APPEAL from the Circuit Court of Lee County; the Hon. JOHN W.
RAPP, JR., Judge, presiding.
MR. JUSTICE ABRAHAMSON DELIVERED THE OPINION OF THE COURT:
Rehearing denied March 19, 1973.
The Illinois State Toll Highway Authority (the Authority) brought an action on June 28, 1971 in the circuit court of Lee County to acquire by eminent domain certain parcels of real estate and a temporary drainage easement relating to an extension of the east-west route of the Northern Illinois Toll Highway from Aurora, Illinois, to Rock Falls, Illinois. Defendants moved to dismiss, and the Authority filed a motion for immediate vesting of title pursuant to the quick-take provision of the Eminent Domain Act. (Ill. Rev. Stat. 1969, ch. 47, par. 1, et seq.) After a hearing the trial court granted the Authority's quick-take motion and denied defendants' motion to dismiss.
Defendants appeal pursuant to Supreme Court Rule 307(a)(7). (Ill. Rev. Stat. 1971, ch. 110A, par. 307(a)(7).) The issues raised are: (1) Whether the debt limitation set by the Toll Highways Authority Act (Ill. Rev. Stat. 1969, ch. 121, par. 100-8(f)), was violated by the Authority; (2) whether the Authority's decision to proceed with the East-West Extension was made at a public meeting; (3) whether the proposed Extension is violative of the Environmental Protection Act (Ill. Rev. Stat. 1971, ch. 111 1/2, par. 1002, et seq.), so as to nullify the Authority's right to condemn defendants' property; (4) whether the Authority attempted to agree on compensation prior to filing this action; and (5) whether the taking of land to provide public access to an otherwise land-locked parcel is a public use within the meaning of the Eminent Domain Act.
Before directing our attention to these issues it is appropriate to take up at this point defendants' motion, filed in this court just five days before the case was set for oral argument, requesting leave to file their reply brief instanter. The Authority objected, urging denial of the motion, pointing to defendants' failure to file their reply brief some four months prior thereto when it was due by extension of time, and to their delay in filing or seeking to file their reply brief until just before oral argument. We took defendants' motion and the Authority's objection thereto under advisement with the case.
Defendants' motion to file their reply brief is hereby allowed. However, we emphasize our action should not be construed as condoning defendants' disregard of Supreme Court Rule 343(a) (Ill. Rev. Stat. 1971, ch. 110A, par. 343(a)), and the order of this court extending the time for filing their reply brief. In view of the fact that defendants are represented by counsel, it was he who had the responsibility to comply with that rule and order; he is reprimanded for his failure to do so.
Defendants contend that when the Authority's petition to condemn was filed the Authority exceeded its indebtedness on June 1, 1967 by almost $35,000,000, and it therefore lost its power to condemn. *fn1
• 1, 2 The Toll Highways Authority Act sets forth in Section 100-8 (Ill. Rev. Stat. 1967, ch. 121, par. 100-8), the general powers granted to the Authority. By paragraph (f) thereof the Authority is given the power:
"To acquire, construct, relocate, operate, regulate and maintain a system of toll highways through and within the State of Illinois. However, the Authority does not have the power to acquire, operate, regulate or maintain any system of toll highways or toll bridges or portions of them (including but not limited to any system organized pursuant to Division 108 of Article 11 of the Illinois Municipal Code) in the event any of the following alternatives exists at the time the proposed acquisition, operation, regulation or maintenance of such system is to become effective:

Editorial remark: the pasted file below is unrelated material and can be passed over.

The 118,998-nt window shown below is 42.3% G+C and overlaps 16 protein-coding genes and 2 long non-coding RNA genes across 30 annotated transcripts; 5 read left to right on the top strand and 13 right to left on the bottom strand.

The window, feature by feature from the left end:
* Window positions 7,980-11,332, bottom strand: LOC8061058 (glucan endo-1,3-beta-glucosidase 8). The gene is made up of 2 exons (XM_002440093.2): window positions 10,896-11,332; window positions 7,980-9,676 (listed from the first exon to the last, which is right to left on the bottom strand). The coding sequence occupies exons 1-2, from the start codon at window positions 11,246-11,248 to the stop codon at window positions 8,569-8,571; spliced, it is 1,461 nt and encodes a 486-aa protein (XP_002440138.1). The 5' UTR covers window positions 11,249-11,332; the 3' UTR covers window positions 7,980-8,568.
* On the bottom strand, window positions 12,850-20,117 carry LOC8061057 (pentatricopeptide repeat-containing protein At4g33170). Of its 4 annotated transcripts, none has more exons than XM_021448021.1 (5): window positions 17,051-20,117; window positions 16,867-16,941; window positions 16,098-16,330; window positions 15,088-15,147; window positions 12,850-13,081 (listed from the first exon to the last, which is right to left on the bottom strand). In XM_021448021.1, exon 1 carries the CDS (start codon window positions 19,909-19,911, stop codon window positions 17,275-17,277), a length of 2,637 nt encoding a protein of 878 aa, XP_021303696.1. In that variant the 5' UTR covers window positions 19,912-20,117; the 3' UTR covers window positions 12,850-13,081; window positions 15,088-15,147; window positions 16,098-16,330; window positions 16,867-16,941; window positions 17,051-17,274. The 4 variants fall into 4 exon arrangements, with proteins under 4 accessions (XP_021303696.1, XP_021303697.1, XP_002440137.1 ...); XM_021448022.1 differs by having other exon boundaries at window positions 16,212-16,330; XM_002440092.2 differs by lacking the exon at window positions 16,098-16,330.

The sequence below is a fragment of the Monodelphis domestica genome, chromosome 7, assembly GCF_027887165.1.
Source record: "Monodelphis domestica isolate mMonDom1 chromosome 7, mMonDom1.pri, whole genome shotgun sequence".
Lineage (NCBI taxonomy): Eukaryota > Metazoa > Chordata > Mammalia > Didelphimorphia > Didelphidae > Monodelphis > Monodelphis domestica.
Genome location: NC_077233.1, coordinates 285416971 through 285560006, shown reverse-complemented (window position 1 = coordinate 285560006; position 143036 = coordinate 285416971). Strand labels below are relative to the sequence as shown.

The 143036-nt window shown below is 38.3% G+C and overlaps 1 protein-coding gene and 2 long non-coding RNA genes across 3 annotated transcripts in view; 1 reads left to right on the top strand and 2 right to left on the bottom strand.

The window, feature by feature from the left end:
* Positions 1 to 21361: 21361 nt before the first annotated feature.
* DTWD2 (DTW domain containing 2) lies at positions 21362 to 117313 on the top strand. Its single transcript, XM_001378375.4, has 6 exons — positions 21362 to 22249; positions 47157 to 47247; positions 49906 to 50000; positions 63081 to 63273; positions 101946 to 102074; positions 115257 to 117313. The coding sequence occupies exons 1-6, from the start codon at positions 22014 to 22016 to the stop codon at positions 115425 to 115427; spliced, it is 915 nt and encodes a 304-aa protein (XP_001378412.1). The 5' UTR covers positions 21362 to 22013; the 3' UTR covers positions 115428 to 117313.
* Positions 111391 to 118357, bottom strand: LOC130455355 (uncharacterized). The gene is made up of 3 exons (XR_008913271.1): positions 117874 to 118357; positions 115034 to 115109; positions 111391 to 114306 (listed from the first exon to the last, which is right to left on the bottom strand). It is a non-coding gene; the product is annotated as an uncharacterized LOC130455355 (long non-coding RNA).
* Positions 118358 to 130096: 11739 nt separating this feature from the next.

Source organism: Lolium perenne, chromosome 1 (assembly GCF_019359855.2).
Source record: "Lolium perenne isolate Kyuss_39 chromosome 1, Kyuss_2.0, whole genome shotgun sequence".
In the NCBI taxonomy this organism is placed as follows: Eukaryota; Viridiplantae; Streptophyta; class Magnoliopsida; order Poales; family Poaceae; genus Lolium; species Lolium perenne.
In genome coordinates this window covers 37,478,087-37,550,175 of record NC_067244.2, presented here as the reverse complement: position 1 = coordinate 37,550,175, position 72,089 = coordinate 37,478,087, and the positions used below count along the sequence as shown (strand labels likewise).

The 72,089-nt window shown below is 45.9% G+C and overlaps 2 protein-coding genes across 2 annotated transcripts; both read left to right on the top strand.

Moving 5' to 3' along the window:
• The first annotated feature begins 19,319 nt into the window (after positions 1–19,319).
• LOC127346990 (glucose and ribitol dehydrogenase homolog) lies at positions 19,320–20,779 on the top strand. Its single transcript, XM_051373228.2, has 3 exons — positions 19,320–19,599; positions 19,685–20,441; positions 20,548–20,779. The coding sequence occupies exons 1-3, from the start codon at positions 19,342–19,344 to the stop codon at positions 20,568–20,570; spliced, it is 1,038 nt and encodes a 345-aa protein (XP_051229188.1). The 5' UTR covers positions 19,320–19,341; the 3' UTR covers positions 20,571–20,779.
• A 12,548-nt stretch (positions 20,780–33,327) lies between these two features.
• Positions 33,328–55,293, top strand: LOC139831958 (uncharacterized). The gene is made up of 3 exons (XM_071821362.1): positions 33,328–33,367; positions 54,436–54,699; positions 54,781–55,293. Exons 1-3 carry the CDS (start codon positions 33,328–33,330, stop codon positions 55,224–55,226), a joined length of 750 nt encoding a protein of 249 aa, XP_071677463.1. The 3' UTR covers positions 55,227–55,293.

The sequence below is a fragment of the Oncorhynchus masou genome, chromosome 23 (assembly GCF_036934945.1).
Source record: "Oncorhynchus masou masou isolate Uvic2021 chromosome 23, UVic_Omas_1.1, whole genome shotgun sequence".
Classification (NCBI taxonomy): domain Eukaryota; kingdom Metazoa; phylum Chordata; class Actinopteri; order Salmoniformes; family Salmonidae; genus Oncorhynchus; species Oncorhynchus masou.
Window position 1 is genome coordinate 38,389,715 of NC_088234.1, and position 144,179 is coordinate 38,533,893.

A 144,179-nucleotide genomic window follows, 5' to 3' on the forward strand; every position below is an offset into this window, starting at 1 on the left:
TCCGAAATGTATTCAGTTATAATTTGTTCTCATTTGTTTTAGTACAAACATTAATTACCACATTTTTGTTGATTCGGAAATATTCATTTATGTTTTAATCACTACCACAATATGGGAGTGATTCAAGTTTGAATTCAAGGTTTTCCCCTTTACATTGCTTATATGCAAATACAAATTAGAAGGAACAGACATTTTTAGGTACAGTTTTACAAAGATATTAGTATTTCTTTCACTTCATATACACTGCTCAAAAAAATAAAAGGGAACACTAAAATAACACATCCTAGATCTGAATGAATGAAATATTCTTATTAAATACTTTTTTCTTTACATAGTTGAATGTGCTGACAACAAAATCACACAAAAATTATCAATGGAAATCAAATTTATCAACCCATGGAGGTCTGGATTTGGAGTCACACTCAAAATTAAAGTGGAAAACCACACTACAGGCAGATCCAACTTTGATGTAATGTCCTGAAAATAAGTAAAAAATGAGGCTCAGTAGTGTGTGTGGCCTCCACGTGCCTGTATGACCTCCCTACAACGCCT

a) the principal or interest on bonds or other instruments evidencing indebtedness of the system are in default;
b) the principal or interest on bonds or other instruments evidencing indebtedness of the system have been in default at any time during the 5 year period prior to the proposed acquisition;
c) the system has outstanding indebtedness in excess of that outstanding on June 1, 1967."
It is significant that the first sentence includes the grant of power to "acquire, construct, relocate, operate, regulate and maintain" the toll highway system, while the second sentence negates the power to acquire, operate, regulate or maintain any system of toll highways in the event of the existence of the alternatives listed as a), b), and c) "at the time the proposed acquisition, operation, regulation or maintenance of such system is to become effective"; thus, conspicuously omitting the words, "construct" and "construction" (as well as "relocate" and "relocation" with which we are not concerned). The use of certain words in one instance by the legislature, and different words in another, indicate that different results were intended. (Nelson v. Union Wire Rope Corp., 31 Ill.2d 69, 100.) Obviously, therefore, the second sentence of paragraph (f) was not intended to apply to construction of new toll highways.
Moreover, we agree with the trial court that by its references to the "system" in sub-paragraphs a), b), and c) of paragraph (f) the legislature intended to limit the acquisition of a system of toll roads and toll bridges (such as the Chicago Skyway). Since no "system" with outstanding indebtedness is being acquired, ...